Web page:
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  • My parent’s love story started with the love of ‘durian’, the King of Fruit.

    In 1984 during a hot and sticky durian season, my Chinese Dad, Tan Kim Seong met my Indian Mum, Mathevi Malaiethan in a durian plantation in Merlimau, Malacca. What was originally a durian plantation visit and feast amongst friends turned out to be the day my parents first met and fell in love with each other.

    In the midst of all the durians, Dad took up the courage to ask Mum for a date.

    At home, when my maternal grandfather, Malaiethan found out about their date, he forbade my Mum from ever seeing him.

    He said to her, “He is a Chinese man - you have to marry an Indian Hindu man. He doesn’t even have a government job…..only a technician in a factory.”

    “No, I don’t agree for you to see him!”

    Back then, a phone was hard to get to, so Mum and Dad found it hard to communicate. Thankfully, their friends were very understanding and helped pass notes and messages for them.

    Mum and Dad had a difficult time convincing both their parents about their relationship. Dad’s side of the family finally relented after hours of talk.

    On the maternal side, Mum tried many times to convince my grandfather but failed. She even tried to get help from her relatives to talk to him but to no avail.

    Seeing how upset Mum had become, my grandfather had arranged for Mum to be married to a local teacher. Being a strong willed woman, Mum refused.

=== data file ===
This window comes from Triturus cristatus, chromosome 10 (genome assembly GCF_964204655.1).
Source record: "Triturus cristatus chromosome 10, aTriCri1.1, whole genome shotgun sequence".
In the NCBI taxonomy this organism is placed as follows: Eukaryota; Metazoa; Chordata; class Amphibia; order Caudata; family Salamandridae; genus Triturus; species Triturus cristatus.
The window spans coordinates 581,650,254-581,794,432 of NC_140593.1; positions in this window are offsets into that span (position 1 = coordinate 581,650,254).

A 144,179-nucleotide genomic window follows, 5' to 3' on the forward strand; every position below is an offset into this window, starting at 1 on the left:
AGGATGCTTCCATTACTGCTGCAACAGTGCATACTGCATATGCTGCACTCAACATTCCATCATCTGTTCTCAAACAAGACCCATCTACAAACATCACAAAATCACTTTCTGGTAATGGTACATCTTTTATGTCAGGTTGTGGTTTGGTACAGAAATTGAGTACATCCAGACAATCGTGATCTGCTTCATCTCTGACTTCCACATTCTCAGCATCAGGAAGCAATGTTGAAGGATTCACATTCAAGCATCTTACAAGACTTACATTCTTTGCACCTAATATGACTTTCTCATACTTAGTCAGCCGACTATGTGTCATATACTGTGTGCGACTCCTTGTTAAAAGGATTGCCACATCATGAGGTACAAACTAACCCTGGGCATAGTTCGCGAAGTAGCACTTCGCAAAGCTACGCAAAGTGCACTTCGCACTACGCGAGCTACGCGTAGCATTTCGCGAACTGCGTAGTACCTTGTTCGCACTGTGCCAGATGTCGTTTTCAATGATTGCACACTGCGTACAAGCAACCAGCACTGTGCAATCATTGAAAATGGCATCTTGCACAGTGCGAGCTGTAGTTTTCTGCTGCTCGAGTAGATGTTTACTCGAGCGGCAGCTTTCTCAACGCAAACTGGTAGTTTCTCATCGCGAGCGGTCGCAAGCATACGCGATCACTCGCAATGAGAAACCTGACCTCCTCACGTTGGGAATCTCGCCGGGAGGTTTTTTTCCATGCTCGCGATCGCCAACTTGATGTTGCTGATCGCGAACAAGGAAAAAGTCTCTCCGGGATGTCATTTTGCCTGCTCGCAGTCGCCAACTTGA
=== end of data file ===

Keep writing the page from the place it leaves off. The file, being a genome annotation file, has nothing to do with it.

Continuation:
It was only after my maternal great grandfather, M.A. Nambiar, had intervened and advised my grandfather to accept my Dad that he began to soften his stance.

    My grandfather placed Mum on a curfew, and restricted her from meeting Dad for a few months while he investigated my Dad’s family and background.

    In the next few months, Dad was totally heartbroken and decided to migrate to Canada to complete his higher education.

    His plans were diverted when my grandfather eventually accepted my Dad’s proposal and took steps to ensure that he would provide enough for my Mum’s future.

    Dad used to say that his journey to marriage was a difficult one - financially and emotionally. He had come from a very poor family and to meet the costs of the wedding, he had to work day and night to save up for it. He worked in an electronic factory during the day, and would sort vegetables at night.

    Because of his handiness around the house, Dad also offered to help my grandfather whenever there were repairs or renovations that needed to be done. This helped sweeten the deal for the marriage.

    Culturally, Dad had never been exposed to the Indian culture and Hindu customs, so he had to patiently follow orders from my grandfather and Mum. Likewise, with Mum, she had to adapt to the Chinese side but she found it easier than my Dad.

    Two years on, they finally married with the blessing from both sides of the family.

    Dad said to me “If it wasn’t for your great grandfather Nambiar for convincing your Mum’s father, there wouldn’t be a wedding.

    And of course, without our love for durians, you wouldn’t be here!”

    Till today, the sight and smell of durians will bring them back to the good old days of romance.

    Submitted by Hema Tan Sui Lan for The Chindian Diaries.
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